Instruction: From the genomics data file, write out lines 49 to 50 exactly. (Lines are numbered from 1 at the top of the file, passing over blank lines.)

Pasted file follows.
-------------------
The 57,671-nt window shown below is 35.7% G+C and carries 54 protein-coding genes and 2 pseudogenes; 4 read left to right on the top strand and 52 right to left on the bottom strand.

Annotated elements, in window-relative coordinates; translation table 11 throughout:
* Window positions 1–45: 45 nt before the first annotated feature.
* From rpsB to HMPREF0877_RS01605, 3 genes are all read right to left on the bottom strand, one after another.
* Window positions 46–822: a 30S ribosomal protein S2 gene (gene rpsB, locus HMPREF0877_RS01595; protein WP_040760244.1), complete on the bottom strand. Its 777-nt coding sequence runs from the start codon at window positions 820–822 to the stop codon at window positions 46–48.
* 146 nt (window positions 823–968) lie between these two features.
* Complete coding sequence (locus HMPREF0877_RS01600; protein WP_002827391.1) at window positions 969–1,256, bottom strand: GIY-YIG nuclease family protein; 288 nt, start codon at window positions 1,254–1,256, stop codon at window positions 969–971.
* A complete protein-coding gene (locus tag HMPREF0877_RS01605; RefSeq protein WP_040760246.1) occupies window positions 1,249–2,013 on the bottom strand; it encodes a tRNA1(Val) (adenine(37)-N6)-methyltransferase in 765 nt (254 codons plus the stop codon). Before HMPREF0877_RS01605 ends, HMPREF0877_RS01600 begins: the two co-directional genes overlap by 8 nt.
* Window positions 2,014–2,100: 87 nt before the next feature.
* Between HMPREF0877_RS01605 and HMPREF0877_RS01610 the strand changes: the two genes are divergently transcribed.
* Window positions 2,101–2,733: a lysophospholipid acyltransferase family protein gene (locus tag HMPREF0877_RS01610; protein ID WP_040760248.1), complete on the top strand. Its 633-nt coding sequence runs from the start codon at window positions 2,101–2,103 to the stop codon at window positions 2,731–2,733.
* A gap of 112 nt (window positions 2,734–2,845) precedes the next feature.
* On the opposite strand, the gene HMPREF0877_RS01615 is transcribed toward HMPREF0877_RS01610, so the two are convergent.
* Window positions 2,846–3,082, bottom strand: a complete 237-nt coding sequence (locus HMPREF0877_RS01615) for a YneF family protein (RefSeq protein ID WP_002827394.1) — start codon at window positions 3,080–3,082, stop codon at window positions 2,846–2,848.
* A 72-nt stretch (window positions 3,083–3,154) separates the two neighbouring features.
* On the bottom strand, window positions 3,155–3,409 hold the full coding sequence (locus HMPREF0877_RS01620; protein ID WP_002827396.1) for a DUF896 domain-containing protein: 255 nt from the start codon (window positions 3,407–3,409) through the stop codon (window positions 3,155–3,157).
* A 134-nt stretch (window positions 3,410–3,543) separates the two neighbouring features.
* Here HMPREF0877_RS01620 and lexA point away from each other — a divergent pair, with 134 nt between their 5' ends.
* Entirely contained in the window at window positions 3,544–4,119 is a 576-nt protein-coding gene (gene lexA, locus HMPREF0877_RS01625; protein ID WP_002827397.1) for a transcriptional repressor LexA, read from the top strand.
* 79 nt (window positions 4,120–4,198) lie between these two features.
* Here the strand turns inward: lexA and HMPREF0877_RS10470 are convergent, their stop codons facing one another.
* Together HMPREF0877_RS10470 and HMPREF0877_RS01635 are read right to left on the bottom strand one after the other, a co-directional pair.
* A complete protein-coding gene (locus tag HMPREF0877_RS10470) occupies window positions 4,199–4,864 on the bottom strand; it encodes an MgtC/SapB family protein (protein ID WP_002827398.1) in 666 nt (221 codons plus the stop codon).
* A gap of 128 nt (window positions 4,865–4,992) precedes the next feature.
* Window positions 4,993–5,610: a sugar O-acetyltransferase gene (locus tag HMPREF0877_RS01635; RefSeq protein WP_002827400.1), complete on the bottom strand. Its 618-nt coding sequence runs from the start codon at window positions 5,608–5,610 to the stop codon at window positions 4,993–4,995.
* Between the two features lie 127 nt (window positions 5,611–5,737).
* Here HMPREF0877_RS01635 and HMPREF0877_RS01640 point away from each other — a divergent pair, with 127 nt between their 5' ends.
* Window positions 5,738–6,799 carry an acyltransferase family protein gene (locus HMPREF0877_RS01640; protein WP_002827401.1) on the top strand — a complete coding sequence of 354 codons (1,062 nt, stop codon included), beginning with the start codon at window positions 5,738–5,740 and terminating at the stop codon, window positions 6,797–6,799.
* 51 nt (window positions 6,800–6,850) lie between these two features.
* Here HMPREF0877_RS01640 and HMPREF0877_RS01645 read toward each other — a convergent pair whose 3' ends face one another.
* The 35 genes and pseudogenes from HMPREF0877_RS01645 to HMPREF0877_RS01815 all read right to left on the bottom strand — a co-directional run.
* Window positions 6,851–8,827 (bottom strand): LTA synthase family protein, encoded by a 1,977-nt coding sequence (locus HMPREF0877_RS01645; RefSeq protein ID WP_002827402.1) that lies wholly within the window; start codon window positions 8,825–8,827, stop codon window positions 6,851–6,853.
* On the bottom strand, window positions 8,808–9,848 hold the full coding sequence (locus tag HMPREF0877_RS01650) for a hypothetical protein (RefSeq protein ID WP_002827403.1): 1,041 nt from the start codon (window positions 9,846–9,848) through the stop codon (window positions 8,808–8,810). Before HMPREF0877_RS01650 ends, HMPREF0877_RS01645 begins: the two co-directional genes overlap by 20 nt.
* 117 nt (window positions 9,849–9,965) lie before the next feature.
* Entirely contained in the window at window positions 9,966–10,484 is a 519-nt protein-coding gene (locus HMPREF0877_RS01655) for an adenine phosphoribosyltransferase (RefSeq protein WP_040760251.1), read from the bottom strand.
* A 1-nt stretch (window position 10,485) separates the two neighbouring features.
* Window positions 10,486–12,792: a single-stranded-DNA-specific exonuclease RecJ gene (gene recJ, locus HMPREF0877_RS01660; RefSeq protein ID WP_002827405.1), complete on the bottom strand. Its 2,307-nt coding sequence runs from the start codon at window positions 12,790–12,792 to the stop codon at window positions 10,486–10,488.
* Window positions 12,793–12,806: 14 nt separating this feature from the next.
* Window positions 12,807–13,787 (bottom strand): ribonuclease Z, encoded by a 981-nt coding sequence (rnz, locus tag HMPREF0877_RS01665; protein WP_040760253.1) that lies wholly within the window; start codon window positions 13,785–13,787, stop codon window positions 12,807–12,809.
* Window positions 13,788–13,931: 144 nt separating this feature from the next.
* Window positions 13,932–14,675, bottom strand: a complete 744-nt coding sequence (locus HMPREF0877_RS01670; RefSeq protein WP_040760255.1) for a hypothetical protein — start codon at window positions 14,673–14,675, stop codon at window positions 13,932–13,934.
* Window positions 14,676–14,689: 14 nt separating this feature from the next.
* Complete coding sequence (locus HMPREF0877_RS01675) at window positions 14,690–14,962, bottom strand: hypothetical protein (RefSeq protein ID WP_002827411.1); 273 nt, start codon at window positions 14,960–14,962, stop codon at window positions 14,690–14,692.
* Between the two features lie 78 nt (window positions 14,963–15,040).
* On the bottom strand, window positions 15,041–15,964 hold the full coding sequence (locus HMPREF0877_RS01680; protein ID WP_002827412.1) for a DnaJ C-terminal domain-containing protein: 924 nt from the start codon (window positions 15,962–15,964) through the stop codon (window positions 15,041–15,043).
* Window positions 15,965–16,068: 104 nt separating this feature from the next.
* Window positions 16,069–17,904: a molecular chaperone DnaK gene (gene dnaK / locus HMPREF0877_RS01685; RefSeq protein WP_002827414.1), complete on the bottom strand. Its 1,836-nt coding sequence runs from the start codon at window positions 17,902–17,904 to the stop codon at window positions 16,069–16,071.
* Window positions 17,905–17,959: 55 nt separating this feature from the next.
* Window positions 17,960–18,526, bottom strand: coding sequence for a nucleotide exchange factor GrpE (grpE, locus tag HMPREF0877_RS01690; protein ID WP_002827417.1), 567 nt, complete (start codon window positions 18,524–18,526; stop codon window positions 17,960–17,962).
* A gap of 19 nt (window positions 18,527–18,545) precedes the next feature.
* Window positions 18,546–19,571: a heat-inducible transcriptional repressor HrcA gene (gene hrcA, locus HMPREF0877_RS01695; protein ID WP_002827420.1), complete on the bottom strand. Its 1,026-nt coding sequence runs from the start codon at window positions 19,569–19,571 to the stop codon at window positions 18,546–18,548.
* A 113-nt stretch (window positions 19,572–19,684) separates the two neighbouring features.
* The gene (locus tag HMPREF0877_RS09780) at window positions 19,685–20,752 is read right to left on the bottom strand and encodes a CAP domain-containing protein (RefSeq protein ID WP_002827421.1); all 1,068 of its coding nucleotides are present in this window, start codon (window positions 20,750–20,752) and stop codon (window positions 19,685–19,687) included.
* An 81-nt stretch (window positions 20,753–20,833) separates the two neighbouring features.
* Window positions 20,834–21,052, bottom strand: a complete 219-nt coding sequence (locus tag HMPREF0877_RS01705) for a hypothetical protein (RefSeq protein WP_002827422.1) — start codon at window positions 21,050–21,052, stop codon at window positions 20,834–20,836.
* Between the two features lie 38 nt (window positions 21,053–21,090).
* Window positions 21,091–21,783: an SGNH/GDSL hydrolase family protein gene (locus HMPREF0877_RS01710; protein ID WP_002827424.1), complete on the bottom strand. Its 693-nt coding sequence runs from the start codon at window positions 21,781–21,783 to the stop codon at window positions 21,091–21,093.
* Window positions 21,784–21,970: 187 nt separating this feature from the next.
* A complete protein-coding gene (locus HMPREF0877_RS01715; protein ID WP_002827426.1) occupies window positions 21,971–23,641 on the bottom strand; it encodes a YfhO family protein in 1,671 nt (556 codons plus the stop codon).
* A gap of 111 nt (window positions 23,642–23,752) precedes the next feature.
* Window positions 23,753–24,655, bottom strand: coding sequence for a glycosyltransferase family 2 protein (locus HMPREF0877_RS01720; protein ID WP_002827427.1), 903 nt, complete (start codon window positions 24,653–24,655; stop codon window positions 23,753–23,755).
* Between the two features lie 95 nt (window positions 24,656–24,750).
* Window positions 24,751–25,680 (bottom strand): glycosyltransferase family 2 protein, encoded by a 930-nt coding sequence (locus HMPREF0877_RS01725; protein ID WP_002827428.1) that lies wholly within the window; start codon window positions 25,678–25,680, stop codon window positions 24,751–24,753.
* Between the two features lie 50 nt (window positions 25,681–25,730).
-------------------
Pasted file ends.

* Window positions 17,960–18,526, bottom strand: coding sequence for a nucleotide exchange factor GrpE (grpE, locus tag HMPREF0877_RS01690; protein ID WP_002827417.1), 567 nt, complete (start codon window positions 18,524–18,526; stop codon window positions 17,960–17,962).
* A gap of 19 nt (window positions 18,527–18,545) precedes the next feature.